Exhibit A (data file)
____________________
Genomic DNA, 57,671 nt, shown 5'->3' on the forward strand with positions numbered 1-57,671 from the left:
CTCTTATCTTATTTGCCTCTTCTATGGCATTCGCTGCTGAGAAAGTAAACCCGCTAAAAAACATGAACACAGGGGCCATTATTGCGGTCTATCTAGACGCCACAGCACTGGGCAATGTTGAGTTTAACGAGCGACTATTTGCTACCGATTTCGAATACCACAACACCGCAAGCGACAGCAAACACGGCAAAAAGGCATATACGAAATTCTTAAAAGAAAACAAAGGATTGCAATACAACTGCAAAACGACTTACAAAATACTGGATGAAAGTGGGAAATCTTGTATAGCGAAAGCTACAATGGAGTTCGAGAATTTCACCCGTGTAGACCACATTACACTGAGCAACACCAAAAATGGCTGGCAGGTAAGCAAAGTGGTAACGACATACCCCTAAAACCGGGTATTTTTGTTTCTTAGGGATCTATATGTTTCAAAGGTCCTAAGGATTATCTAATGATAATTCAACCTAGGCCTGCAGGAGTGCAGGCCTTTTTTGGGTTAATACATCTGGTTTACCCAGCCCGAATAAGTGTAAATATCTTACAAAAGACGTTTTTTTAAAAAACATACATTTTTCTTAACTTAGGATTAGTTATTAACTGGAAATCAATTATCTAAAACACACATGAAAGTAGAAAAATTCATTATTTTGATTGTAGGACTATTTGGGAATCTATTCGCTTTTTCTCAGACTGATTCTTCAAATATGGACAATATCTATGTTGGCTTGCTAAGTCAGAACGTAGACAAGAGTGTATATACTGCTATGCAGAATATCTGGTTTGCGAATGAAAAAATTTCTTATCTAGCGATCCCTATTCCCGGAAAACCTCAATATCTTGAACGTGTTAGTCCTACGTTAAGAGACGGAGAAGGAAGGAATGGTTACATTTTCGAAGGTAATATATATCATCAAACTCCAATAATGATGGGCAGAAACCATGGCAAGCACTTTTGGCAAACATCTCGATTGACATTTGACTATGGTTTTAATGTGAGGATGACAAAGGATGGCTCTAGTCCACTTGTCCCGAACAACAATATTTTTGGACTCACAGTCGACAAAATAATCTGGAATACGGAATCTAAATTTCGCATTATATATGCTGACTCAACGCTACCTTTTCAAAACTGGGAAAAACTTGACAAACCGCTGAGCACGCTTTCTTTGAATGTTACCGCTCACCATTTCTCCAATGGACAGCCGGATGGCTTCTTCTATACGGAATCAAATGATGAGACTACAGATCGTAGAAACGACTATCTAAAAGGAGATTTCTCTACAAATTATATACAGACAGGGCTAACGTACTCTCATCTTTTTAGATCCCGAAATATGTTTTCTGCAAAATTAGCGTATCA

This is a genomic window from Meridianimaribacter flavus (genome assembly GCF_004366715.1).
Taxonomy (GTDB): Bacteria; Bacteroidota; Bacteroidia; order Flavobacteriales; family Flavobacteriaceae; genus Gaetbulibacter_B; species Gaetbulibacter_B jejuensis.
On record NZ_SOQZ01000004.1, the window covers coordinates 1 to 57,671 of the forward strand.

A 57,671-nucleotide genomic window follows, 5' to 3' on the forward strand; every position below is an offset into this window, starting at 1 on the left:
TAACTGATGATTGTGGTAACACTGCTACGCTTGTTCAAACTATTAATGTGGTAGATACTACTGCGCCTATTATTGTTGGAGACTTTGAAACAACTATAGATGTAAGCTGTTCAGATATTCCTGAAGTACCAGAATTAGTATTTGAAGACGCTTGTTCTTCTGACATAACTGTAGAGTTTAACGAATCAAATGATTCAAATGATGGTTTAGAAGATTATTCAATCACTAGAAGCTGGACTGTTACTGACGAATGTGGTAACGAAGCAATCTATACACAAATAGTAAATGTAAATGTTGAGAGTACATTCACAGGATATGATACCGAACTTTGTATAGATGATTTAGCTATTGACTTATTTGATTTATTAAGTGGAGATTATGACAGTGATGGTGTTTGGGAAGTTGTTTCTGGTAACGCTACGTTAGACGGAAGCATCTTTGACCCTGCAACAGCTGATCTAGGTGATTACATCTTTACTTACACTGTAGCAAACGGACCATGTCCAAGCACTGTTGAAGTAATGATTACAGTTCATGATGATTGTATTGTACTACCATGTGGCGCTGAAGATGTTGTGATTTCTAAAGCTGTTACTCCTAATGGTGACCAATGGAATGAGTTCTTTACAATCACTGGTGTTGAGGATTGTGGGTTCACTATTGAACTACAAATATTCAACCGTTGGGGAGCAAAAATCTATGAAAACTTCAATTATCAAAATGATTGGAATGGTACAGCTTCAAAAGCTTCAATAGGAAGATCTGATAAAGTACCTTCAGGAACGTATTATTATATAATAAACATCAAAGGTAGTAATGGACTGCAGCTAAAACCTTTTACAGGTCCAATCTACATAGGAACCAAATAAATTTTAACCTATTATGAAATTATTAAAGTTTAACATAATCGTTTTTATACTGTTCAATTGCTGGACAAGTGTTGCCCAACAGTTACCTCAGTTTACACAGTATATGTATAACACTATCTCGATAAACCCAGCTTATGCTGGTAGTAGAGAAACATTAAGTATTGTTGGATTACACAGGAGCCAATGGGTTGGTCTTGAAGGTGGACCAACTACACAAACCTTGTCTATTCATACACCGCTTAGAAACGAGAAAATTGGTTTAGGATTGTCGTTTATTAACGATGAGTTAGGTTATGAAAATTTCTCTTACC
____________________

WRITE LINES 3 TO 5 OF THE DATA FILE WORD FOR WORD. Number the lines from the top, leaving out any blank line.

This is a genomic window from Meridianimaribacter flavus (genome assembly GCF_004366715.1).
Taxonomy (GTDB): Bacteria; Bacteroidota; Bacteroidia; order Flavobacteriales; family Flavobacteriaceae; genus Gaetbulibacter_B; species Gaetbulibacter_B jejuensis.
On record NZ_SOQZ01000004.1, the window covers coordinates 1 to 57,671 of the forward strand.